Served with metal cutlery, the fish was in mild South East Asian curry sauce, cooked perfectly. This was amazingly flavoursome and juicy. The meal was accompanied with bread, a side salad and a jelly topped strawberry mousse. With nothing left on my tray, I washed this down with Indonesia’s number one beer, Bintang – served in a 375mL can.
The seatback entertainment contains a handful of comedies, documentaries and Hollywood movies. The touchscreen was quite difficult to operate, needing a fair press of the screen to get a reaction. At times the system registered my request incorrectly and ended up in the games section instead of comedy! Once playing, the ads were minimal and the video playback was very good.
Live TV is advertised however did not work on this short flight – I could go a couple of hours without seeing the news anyway. Wi-Fi isn’t installed on the Boeing 737; keep an eye out for this on the Boeing 777s and Airbus A330s.
The seatback pocket contained the standard safety card, general health information and the monthly airline magazine, Colours.
Garuda Indonesia has been voted as having the world’s best cabin crew for five consecutive years, and deservingly so! All flight attendants worked tirelessly, fully serving a near packed plane in under 60 minutes. They did this with a smile, professionalism and with genuine care for the customer.
One random observation
Most aircraft row numbers start at number one and logically follow through the order of numbers to the last row of the aircraft. Yet Garuda Indonesia starts their first row of seats at “row 6”; and I was seated in “row 42” despite there actually only being 28 rows of seats on the plane. Oh, but I scored a sweet front row seat to an incredible sunset and lightning show!
Make sure you follow me on Instagram to see more amazing photos like this!
Overall impression – Is Garuda the friendliest airline?
Many airline experiences are diminished on shorter regional routes, yet Garuda Indonesia provided a fantastic level of service and comfort from the very moment I checked in, right through to saying goodbye in Jakarta. I highly rate this airline and will look to use them on a future long haul trip – watch this space!
Flick me a like on this article and let me know in the comments: what are your experiences with Garuda Indonesia? Was your journey as incredible as mine?
Singapore is renowned for hosting the iconic Formula 1 street circuit race around Marina Bay Sands each September. It’s also home to the world-famous Changi Airport, the world’s most awarded airport. With four massive terminals, flights departing to all over the world, including the world’s longest non-stop flight to Newark; this airport is meticulously planned with every kind of traveller in mind.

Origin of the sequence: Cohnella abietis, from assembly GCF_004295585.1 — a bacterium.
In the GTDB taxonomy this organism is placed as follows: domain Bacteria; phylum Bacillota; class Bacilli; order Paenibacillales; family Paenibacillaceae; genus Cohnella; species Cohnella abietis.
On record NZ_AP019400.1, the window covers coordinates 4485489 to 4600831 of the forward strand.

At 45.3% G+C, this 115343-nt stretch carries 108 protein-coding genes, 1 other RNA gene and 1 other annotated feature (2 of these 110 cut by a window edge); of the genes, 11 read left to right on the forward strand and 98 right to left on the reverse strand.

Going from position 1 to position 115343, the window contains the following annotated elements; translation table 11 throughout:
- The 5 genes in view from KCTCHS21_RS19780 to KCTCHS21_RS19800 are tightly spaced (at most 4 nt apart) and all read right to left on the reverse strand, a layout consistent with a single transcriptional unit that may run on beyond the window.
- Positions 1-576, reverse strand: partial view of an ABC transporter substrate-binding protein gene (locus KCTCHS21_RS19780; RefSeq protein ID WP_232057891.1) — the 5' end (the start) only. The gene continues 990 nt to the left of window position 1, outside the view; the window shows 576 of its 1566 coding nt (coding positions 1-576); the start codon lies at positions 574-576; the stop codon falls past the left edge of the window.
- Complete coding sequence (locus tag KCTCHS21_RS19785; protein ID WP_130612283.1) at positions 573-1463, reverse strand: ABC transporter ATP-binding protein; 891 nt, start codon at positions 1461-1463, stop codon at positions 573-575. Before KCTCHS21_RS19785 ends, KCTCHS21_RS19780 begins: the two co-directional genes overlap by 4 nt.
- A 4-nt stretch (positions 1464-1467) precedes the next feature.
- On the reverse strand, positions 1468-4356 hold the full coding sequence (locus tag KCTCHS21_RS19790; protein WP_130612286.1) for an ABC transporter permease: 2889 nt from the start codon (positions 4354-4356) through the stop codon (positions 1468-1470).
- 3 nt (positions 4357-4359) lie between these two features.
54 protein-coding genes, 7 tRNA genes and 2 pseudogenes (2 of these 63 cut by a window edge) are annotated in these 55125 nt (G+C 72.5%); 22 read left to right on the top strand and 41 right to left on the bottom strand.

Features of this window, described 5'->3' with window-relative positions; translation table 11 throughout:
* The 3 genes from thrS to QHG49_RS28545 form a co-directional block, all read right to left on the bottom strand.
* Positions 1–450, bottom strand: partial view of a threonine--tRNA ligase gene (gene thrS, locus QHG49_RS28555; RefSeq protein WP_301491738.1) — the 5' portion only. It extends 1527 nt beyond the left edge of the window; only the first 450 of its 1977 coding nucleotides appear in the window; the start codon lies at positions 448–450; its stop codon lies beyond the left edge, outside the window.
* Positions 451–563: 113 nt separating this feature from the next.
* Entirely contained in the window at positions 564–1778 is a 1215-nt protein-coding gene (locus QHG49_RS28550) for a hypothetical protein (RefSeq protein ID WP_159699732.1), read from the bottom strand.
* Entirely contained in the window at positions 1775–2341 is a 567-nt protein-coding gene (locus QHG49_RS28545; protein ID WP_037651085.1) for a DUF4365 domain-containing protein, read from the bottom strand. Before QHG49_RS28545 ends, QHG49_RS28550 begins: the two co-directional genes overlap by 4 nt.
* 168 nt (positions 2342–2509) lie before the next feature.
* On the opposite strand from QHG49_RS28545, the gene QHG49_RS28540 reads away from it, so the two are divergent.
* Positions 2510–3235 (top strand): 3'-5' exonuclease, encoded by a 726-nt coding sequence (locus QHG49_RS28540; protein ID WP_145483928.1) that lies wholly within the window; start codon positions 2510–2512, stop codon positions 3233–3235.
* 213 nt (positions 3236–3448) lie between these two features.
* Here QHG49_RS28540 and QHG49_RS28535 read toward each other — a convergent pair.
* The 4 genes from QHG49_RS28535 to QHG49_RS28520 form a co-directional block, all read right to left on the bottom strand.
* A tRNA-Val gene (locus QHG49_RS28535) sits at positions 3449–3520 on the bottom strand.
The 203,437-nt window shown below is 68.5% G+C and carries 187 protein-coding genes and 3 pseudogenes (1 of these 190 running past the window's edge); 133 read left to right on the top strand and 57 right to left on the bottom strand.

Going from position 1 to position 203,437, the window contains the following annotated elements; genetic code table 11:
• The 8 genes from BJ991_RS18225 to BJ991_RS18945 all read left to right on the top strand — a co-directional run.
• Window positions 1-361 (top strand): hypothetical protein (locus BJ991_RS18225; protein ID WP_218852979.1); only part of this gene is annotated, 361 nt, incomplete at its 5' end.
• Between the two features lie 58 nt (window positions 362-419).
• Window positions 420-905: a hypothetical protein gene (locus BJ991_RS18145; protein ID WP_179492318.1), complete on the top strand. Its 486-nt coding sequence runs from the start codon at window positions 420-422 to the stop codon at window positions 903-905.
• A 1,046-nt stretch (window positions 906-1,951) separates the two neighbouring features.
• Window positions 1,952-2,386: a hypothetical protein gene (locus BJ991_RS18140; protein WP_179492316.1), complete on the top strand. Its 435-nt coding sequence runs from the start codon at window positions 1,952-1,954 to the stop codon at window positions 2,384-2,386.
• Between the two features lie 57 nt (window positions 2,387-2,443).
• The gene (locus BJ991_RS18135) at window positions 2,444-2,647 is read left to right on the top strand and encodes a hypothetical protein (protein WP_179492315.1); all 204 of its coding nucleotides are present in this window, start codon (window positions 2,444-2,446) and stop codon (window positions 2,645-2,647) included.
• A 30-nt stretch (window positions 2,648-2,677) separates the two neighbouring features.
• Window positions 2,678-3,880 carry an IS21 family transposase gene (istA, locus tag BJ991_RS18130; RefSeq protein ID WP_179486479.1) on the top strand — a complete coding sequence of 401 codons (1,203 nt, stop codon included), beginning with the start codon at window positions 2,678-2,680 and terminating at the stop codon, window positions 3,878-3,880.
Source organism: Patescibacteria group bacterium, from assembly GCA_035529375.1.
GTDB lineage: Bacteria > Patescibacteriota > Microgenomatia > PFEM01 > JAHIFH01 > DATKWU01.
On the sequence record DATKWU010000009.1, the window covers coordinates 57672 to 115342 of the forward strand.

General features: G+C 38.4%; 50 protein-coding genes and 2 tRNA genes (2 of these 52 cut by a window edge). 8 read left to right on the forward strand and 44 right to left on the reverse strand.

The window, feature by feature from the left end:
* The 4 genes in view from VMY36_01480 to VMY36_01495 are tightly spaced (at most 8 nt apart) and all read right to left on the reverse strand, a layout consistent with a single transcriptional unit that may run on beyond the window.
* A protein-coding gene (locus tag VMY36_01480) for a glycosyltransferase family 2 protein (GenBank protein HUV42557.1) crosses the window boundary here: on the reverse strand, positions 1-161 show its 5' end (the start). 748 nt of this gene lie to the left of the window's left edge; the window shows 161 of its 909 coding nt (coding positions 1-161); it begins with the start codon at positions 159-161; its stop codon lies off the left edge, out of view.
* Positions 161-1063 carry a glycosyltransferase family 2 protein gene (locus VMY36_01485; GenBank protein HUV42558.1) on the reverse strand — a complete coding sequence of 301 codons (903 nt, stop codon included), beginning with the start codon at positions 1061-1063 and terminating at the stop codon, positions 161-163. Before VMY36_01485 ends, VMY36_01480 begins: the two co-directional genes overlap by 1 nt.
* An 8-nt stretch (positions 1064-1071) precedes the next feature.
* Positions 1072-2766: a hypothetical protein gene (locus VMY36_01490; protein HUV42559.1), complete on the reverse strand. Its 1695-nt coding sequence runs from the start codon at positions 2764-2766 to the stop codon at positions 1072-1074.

With the Formula 1 mindset and three hours to burn before my flight, I set out to explore three of the four terminals to see how much I can squeeze in my short time.
Having only three hours until my departure, it was unrealistic for me to expect to cover everything this airport has to offer. Some decisions were made; such as not exploring each of the terminal’s check-in areas, and deciding to skip terminal four until next adventure. I didn’t want to risk being stuck on the other side of the airport when my flight was ready to board!
Start your engines: Check-in
Check-in for my Garuda Indonesia flight was in terminal three. As I was staying at the airport hotel, the total travel time was about two minutes from hotel check-out to airline check-in. Terminal three has a simple yet open, elegant design from floor to ceiling. From the rooftop artistic fans to the gentle flowing ceiling to the floor water feature, you feel somewhat relaxed in what is normally a chaotic environment.
Staff are on hand to guide you to a line which should get you through immigration the fastest. An officer approached me and asked if I had tried the automated gates as an Australian passport holder – mine didn’t work and I ended up at the back of the short queue for manual processing.
An interesting quirk about Changi Airport compared to most others is that you do not clear security before passing through immigration. Full security checks are done at the departure gate. This gives Changi a second rare feature in that arriving passengers are able to mingle with departing passengers. These quirks have the benefit of shorter security lines upon departure, as you’re only queuing with the same passengers that you’re flying with – and arriving passengers have the same access to the high-end duty-free shopping as you do on departure.
Having cleared immigration in terminal three – in a clockwise motion; I’ll guide you through my one flying lap of Changi Airport.
Shop ’till you drop!
There are a lot of shops in Changi Airport for anything you can imagine. The biggest brand names are here; Rolex, Channel, Gucci and all the way down through to Uni Qlo, multiple bookstores and a strangely high amount of pharmacies. This place has it all.
The Carp Pond
While small, this is a slice of tranquillity despite the surrounding rush and buzz. Upon investigating the water’s edge you will find gigantic carp! I sat here for a couple of minutes listening to the gentle trickle of water before remembering I wasn’t in a magic garden.
The Enchanted Garden
To be honest it’s much like the Carp Pond without the water and fish. Its major difference is brighter, bolder colours which pop out and lets your imagination run free. You can actually hide in here if you want to, it’s a cool little place to spend ten or so minutes just having a sit-down or zoning out from the stress of long haul travel.
The Sunflower Garden
On the roof of Terminal 2, this is a little pocket of sunshine. There are hundreds of sunflowers overlooking the apron and there were multiple people laying in the sun trying to get a tan during my flying visit here.
Get a free massage!